Cascades with carbon dioxide

September 08, 2020

Carbon dioxide (CO(2)) is not just an undesirable greenhouse gas, it is also an interesting source of raw materials that are valuable and can be recycled sustainably. In the journal Angewandte Chemie, Spanish researchers have now introduced a novel catalytic process for converting CO(2) into valuable chemical intermediates in the form of cyclic carbonates.

Getting CO(2) to react is unfortunately not easy. Currently, most research is focused on the conversion of CO(2) into methanol, which can be used as an alternative fuel as well as a feedstock for the chemical industry. Innovative catalytic processes could allow CO(2) to be converted into valuable chemical compounds without taking a detour through methanol, perhaps for the production of biodegradable plastics or pharmaceutical intermediates.

One highly promising approach is the conversion of CO(2) into organic carbonates, which are compounds that contain a building block derived from carbonic acid, comprising carbon atom attached to three oxygen atoms. Researchers working with Arjan W. Kleij at the Barcelona Institute of Science and Technology (Barcelona), the Institute of Chemical Research of Catalonia (Tarragona), and the Catalan Institute of Research and Advanced Studies (Barcelona), have developed a conceptually new process to produce carbonates in the form of six-membered rings, starting from CO(2) and basic, easily accessible building blocks. These cyclic carbonates have great potential for the creation of new CO(2)-based polycarbonates.

The starting materials are compounds with a carbon-carbon double bond and an alcohol group (-OH) on a neighboring carbon atom (homoallylic alcohols). In the first step of the reaction, the double bond is converted into an epoxide, a three-membered ring with one oxygen and two carbon atoms. The epoxide is able to react with CO(2) in the presence of a specific catalyst. The product is a cyclic carbonate in the form of a five-membered ring with three carbon and two oxygen atoms. The carbon atom at the "tip" of the five-membered ring is attached to an additional oxygen atom. In the next step, an organic catalyst (N-heterocyclic base) activates the OH group and causes the five-membered ring to rearrange into a six-membered ring. The oxygen atom from the OH group is integrated into the new ring, while one of the oxygen atoms from the original five-membered ring forms a new OH group. However, the reverse reaction also takes place because the original five-membered ring is significantly more energetically favorable, and only a vanishingly small amount of the six-membered ring is present at equilibrium. The trick is to trap the six-membered ring. The new OH group binds to a reagent (acylation) because its different position makes it considerably more reactive than the original OH group.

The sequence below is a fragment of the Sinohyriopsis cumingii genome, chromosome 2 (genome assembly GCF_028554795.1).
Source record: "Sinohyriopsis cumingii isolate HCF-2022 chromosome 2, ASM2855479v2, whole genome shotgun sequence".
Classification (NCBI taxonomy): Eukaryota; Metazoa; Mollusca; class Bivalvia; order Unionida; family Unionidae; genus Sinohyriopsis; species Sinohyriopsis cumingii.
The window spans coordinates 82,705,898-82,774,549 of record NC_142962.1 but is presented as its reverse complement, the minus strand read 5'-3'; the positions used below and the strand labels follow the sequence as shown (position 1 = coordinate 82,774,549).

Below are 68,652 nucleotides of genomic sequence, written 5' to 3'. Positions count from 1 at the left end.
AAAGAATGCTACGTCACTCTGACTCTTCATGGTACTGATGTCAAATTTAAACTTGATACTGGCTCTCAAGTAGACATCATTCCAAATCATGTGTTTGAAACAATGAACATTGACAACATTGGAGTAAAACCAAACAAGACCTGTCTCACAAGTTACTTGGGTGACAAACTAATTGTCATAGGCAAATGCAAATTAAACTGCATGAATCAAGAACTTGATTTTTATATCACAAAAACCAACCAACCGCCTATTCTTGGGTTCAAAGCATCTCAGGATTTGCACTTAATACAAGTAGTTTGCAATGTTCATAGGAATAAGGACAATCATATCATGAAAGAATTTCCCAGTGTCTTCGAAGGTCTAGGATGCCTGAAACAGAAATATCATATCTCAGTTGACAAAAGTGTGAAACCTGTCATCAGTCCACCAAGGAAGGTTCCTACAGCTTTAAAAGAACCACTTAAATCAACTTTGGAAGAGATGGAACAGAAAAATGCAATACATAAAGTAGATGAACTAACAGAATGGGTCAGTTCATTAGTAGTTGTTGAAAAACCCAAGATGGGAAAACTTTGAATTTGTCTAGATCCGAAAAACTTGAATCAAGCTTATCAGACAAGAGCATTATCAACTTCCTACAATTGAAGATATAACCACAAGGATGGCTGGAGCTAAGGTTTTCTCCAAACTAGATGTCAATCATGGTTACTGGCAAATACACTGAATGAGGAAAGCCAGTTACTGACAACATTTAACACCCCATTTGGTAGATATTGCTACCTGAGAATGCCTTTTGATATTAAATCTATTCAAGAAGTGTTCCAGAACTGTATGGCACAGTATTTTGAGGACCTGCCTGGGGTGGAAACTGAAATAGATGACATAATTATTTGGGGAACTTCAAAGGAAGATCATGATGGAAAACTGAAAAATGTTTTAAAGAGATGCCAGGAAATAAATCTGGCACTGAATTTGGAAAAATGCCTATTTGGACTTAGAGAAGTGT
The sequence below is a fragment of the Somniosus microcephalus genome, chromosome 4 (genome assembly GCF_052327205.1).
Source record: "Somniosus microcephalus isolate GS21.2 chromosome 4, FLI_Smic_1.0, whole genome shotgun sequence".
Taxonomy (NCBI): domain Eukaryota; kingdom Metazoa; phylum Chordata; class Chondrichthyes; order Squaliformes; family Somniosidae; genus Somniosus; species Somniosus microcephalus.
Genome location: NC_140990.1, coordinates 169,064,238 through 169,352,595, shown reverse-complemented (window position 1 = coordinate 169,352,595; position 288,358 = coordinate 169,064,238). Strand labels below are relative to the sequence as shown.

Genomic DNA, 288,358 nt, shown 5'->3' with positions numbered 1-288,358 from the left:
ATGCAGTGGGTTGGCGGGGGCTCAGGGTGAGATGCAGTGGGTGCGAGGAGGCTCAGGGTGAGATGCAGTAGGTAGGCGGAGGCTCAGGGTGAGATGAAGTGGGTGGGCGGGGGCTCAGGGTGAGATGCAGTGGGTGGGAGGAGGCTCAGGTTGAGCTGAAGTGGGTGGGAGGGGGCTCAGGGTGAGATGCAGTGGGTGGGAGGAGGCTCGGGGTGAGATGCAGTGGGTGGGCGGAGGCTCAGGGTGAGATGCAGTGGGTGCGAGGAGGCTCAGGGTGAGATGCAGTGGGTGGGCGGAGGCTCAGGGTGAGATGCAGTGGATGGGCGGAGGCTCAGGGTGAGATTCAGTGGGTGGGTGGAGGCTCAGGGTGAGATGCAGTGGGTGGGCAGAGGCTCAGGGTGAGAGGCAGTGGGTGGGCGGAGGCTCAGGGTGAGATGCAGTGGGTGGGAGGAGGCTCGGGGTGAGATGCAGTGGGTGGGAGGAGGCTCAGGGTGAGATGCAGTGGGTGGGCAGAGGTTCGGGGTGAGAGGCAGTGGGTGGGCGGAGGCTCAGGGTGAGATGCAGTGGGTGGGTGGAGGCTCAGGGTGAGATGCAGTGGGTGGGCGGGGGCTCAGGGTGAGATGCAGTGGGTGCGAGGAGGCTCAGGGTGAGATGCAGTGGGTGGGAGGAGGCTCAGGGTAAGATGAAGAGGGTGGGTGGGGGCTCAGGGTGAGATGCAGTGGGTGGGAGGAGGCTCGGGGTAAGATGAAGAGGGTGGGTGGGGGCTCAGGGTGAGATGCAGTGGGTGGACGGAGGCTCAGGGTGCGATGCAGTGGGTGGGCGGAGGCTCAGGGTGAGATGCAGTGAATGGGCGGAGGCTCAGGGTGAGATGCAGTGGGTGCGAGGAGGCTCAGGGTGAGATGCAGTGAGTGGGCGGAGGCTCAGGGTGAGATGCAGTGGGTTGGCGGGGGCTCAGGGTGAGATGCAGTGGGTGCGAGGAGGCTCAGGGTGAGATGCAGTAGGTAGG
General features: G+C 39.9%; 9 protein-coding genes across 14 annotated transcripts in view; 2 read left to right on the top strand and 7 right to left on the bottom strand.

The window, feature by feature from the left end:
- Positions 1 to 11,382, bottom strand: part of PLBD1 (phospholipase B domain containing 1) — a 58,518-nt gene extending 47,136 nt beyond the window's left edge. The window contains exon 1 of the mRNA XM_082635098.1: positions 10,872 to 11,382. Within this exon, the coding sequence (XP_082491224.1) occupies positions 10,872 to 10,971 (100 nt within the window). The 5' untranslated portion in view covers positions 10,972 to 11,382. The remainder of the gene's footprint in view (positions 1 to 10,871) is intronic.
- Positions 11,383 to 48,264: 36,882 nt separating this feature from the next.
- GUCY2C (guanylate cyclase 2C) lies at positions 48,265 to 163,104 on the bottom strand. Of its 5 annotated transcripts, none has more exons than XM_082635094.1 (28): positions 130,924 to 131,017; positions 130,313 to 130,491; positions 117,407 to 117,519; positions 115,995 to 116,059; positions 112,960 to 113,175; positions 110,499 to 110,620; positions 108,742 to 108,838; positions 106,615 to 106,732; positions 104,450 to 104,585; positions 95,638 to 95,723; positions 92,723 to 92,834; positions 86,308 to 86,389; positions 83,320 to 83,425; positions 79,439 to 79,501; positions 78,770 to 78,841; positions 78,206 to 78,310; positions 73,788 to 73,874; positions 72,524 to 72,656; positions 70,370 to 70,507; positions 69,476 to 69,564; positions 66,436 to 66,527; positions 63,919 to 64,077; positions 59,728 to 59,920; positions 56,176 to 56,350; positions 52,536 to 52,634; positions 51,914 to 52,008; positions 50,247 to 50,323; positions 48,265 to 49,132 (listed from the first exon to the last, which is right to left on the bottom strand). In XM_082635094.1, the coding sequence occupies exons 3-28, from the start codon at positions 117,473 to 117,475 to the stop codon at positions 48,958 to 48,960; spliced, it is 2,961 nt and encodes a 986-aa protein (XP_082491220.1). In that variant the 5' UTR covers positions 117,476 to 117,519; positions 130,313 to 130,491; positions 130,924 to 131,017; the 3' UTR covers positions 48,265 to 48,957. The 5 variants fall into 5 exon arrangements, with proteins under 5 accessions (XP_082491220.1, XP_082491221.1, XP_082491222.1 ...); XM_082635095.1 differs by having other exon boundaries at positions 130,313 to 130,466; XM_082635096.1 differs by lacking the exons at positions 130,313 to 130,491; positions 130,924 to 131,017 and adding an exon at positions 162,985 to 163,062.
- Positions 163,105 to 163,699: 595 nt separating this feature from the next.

This newly developed process gives access to a broad palette of novel, six-membered carbonate rings in excellent yields, with high selectivity and under mild reaction conditions. This widens the repertoire of CO(2)-based heterocycles and polymers, which are difficult to produce by conventional methods.
-end-
About the Author

Dr. Arjan W. Kleij is an ICIQ group leader with an appointment at ICREA as Professor, and he is a member of the Barcelona Institute of Science & Technology. His main specialty is the design of catalysis solutions for the conversion of carbon dioxide into fine chemicals and polymers. He holds several advisory and editorial positions within the area of carbon dioxide valorization.